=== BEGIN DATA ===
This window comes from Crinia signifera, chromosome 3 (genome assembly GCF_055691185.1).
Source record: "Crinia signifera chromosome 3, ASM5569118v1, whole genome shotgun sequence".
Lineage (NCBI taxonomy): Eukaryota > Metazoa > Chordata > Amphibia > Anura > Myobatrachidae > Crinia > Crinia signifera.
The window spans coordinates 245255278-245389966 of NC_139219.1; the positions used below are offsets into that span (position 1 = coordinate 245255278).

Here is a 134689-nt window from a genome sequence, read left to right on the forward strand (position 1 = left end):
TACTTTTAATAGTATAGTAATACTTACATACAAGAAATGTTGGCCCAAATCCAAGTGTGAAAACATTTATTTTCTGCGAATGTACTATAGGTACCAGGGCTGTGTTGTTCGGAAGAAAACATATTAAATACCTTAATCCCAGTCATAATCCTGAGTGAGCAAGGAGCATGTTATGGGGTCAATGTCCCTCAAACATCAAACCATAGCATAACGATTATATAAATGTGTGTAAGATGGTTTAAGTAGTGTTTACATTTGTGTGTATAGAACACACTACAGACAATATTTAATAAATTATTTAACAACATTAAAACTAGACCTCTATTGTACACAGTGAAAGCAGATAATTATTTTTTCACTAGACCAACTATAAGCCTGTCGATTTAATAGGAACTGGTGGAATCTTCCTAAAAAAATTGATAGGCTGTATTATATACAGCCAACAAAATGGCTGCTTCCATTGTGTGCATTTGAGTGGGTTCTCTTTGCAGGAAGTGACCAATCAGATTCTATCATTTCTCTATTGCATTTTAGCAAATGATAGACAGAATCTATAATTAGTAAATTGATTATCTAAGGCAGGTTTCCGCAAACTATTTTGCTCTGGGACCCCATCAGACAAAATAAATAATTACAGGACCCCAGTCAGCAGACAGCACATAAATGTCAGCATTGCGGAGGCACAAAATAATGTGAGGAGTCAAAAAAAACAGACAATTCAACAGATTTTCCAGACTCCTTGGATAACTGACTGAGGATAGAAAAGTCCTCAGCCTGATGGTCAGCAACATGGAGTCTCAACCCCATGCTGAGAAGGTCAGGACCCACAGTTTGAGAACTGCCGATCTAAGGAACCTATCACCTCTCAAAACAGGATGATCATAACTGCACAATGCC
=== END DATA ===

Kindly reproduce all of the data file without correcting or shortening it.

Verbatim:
This window comes from Crinia signifera, chromosome 3 (genome assembly GCF_055691185.1).
Source record: "Crinia signifera chromosome 3, ASM5569118v1, whole genome shotgun sequence".
Lineage (NCBI taxonomy): Eukaryota > Metazoa > Chordata > Amphibia > Anura > Myobatrachidae > Crinia > Crinia signifera.
The window spans coordinates 245255278-245389966 of NC_139219.1; the positions used below are offsets into that span (position 1 = coordinate 245255278).

Here is a 134689-nt window from a genome sequence, read left to right on the forward strand (position 1 = left end):
TACTTTTAATAGTATAGTAATACTTACATACAAGAAATGTTGGCCCAAATCCAAGTGTGAAAACATTTATTTTCTGCGAATGTACTATAGGTACCAGGGCTGTGTTGTTCGGAAGAAAACATATTAAATACCTTAATCCCAGTCATAATCCTGAGTGAGCAAGGAGCATGTTATGGGGTCAATGTCCCTCAAACATCAAACCATAGCATAACGATTATATAAATGTGTGTAAGATGGTTTAAGTAGTGTTTACATTTGTGTGTATAGAACACACTACAGACAATATTTAATAAATTATTTAACAACATTAAAACTAGACCTCTATTGTACACAGTGAAAGCAGATAATTATTTTTTCACTAGACCAACTATAAGCCTGTCGATTTAATAGGAACTGGTGGAATCTTCCTAAAAAAATTGATAGGCTGTATTATATACAGCCAACAAAATGGCTGCTTCCATTGTGTGCATTTGAGTGGGTTCTCTTTGCAGGAAGTGACCAATCAGATTCTATCATTTCTCTATTGCATTTTAGCAAATGATAGACAGAATCTATAATTAGTAAATTGATTATCTAAGGCAGGTTTCCGCAAACTATTTTGCTCTGGGACCCCATCAGACAAAATAAATAATTACAGGACCCCAGTCAGCAGACAGCACATAAATGTCAGCATTGCGGAGGCACAAAATAATGTGAGGAGTCAAAAAAAACAGACAATTCAACAGATTTTCCAGACTCCTTGGATAACTGACTGAGGATAGAAAAGTCCTCAGCCTGATGGTCAGCAACATGGAGTCTCAACCCCATGCTGAGAAGGTCAGGACCCACAGTTTGAGAACTGCCGATCTAAGGAACCTATCACCTCTCAAAACAGGATGATCATAACTGCACAATGCC